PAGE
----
Indian leaders join struggle as Ottawa moves to clear traps
Thursday, September 28, 2000
BURNT CHURCH, N.B. - A half-dozen native boats chased federal boats across Miramichi Bay yesterday after enforcement officers moved in to pull more native lobster traps.
The late-afternoon raid occurred within a few hundred metres of a government wharf that native warriors have occupied off-and-on since a dispute over native fishing resumed last month.
It wasn't immediately clear if the few enforcement vessels in the operation pulled or destroyed any traps. There were also no reports of a repeat of collisions that marred earlier confrontations.
Robert Allain, regional director for the Department of Fisheries and Oceans, estimated about 250 native traps remained in the bay - the vast majority of them in shallow waters just in front of the reserve. Nearly 1,400 have been seized or destroyed since last Friday.
``The traps inshore are a bit more difficult (to seize) because the risk factors are a little higher,'' he said earlier in the day.
``But the officers will plan for that accordingly. The RCMP will assist us if we require it and we'll make every effort to try to remove those traps.''
It was quiet on the bay for most of the day as a few stalwart Mi'kmaqs collected lobsters and baited traps while a coast guard helicopter passed overhead and government vessels kept watch from afar.
Allain said enforcement operations would continue despite undertakings by several natives to remove their traps by Sunday, a week ahead of the band's self-declared schedule.
``The fishery was closed as of last Friday morning and the intention is still to remove as many traps as possible,'' Allain said. ``We'd like to terminate this as quickly as possible, but we're getting mixed signals from Burnt Church as to when they'll terminate the fishery.''
`Burnt Church symbolizes . . . how important it is . . . to resist government policies and laws that violate our treaty rights.'
|- Ovide Mercredi |
First Nations adviser
Some traps have already come ashore and other native fishermen have declared they will pull their traps Oct. 1, when bands around the Maritimes celebrate Treaty Day - traditionally the day that government and chiefs were to meet each year to discuss treaty issues and renew commitments.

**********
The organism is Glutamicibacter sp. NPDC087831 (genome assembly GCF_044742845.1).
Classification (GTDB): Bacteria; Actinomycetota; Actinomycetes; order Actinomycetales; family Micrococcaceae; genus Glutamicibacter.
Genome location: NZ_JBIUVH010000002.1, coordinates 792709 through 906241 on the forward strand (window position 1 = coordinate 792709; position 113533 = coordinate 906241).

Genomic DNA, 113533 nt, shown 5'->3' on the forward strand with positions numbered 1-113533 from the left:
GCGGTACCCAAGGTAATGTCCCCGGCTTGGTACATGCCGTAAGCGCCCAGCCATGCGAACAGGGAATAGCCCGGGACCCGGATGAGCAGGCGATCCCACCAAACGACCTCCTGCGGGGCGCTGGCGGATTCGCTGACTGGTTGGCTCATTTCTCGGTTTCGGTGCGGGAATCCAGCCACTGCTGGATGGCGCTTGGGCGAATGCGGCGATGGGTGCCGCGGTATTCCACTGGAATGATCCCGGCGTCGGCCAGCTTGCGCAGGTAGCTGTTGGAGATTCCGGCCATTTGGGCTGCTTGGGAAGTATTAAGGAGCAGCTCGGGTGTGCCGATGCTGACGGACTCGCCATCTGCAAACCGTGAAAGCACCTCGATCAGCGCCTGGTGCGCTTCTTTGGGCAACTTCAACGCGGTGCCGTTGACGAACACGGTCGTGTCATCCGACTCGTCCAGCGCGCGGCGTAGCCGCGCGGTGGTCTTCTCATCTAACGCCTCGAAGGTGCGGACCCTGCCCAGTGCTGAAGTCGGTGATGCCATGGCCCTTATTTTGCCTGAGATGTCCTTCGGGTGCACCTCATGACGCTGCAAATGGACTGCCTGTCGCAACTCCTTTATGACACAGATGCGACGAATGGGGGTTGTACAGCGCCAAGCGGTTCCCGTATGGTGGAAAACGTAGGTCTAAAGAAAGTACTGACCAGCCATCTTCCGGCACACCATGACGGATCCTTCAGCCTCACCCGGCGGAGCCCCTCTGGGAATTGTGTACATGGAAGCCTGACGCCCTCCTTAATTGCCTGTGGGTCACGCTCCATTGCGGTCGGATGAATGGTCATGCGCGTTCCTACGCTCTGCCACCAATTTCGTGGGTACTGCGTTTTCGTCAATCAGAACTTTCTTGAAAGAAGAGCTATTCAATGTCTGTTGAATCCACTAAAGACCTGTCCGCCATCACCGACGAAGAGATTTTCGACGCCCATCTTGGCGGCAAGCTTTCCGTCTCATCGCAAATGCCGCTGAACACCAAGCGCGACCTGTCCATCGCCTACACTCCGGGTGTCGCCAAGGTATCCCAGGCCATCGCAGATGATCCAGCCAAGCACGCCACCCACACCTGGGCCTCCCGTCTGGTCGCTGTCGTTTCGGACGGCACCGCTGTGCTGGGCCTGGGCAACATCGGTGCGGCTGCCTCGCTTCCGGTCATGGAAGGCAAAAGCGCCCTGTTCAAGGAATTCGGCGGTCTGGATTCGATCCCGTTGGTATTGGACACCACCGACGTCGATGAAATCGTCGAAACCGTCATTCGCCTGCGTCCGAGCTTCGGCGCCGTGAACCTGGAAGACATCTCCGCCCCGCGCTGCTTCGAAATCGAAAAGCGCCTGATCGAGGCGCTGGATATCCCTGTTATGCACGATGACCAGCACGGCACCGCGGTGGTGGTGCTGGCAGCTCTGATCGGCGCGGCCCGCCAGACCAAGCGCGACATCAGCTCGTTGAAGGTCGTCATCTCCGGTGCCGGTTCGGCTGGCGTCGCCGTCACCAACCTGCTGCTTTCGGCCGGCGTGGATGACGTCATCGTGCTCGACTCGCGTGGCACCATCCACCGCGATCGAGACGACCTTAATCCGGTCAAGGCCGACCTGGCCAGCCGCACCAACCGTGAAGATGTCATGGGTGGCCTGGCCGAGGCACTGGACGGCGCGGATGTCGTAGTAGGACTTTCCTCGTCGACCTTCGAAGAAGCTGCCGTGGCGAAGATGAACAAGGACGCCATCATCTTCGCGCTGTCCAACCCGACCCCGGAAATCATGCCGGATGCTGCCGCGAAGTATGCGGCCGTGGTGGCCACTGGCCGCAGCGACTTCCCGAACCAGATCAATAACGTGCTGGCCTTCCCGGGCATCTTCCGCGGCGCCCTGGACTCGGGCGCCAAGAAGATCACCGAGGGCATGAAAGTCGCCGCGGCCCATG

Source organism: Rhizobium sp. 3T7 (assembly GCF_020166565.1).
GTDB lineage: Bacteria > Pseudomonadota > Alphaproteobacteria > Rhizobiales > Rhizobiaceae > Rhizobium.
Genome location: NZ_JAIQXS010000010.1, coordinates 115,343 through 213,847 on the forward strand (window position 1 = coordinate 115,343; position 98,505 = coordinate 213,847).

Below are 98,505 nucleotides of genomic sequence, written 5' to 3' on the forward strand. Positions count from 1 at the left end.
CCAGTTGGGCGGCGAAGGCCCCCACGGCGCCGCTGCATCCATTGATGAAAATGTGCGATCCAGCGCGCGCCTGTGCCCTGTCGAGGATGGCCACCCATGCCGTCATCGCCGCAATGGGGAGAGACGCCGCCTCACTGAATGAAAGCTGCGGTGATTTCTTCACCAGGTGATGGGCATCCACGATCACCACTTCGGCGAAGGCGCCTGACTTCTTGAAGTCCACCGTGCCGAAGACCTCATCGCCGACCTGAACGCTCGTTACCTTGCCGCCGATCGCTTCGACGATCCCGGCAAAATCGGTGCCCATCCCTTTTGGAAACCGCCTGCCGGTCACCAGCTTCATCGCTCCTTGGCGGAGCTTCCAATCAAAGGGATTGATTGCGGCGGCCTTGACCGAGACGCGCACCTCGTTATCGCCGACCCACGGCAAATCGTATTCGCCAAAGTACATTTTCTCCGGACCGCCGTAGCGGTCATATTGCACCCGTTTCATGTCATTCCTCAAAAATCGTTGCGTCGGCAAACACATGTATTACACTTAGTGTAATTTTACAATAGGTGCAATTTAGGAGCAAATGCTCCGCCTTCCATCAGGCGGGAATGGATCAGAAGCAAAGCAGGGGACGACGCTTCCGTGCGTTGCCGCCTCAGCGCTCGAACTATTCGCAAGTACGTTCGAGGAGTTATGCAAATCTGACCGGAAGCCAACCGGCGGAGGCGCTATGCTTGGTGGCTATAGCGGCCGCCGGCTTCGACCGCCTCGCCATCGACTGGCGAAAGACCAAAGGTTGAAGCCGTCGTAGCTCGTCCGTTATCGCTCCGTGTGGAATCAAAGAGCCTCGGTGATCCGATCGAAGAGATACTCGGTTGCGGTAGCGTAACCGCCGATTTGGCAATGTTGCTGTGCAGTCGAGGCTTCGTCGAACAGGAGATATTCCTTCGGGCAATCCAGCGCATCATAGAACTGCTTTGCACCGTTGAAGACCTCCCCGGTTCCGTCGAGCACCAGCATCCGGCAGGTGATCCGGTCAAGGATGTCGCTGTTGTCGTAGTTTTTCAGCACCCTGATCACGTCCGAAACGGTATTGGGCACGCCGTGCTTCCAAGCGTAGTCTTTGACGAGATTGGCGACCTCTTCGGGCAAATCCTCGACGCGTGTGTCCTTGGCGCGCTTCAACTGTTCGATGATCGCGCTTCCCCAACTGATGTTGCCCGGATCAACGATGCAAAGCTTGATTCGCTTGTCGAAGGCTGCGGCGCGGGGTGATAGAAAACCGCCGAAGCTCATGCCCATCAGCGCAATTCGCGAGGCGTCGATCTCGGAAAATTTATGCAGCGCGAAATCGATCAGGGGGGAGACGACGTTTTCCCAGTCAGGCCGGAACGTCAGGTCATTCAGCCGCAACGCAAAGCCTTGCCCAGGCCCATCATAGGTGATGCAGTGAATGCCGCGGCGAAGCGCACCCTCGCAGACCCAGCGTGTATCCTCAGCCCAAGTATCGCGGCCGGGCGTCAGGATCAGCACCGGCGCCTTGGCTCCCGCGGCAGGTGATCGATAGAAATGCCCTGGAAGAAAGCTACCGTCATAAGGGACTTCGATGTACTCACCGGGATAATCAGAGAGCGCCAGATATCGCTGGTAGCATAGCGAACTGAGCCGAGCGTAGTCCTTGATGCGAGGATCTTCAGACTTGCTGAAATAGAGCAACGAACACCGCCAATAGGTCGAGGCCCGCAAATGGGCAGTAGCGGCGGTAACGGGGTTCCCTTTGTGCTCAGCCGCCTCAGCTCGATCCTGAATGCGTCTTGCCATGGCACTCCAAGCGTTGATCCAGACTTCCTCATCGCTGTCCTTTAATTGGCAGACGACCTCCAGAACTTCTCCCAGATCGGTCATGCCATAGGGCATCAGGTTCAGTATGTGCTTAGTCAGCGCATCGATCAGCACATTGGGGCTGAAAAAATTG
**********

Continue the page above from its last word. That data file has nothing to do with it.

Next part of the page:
While that has rarely been the case since the 18th-century treaties were signed, natives have used the day to gather, talk, pray and celebrate.
The latest seizures came as native leaders in Ontario pledged support for those in Burnt Church. A delegation of 250 provincial leaders and elders planned to travel to the reserve for Treaty Day.
And in Nova Scotia, Chief Lawrence Paul of the Millbrook reserve predicted more confrontations next summer unless Ottawa includes native bands in its fisheries policy.
``Burnt Church symbolizes to the Indian people our determination as a people to have our treaty rights honoured by Canada,'' said Ovide Mercredi, senior fisheries adviser to the Assembly of First Nations who has been dispatched to help and advise local leaders.
``Burnt Church symbolizes to the Indian people how important it is to our people to resist government policies and laws that violate our treaty rights.
``And Burnt Church represents to the Indian people across the country what a community can do if they set aside their differences for the common good of their future generations.''
The band's hereditary chief, Lloyd Augustine, said there is no symbolism in the removal of traps on Treaty Day. It's simply a matter of practicality, he said - the lobsters are migrating into deeper water.
In a landmark decision last fall, the Supreme Court of Canada ruled that natives have the right to make a moderate living hunting, fishing and gathering. The decision came after fisherman Donald Marshall was convicted in 1993 of fishing eels out of season and without a licence.
In a rare follow-up clarification, the court said the federal government had the right to regulate the fishery under certain circumstances.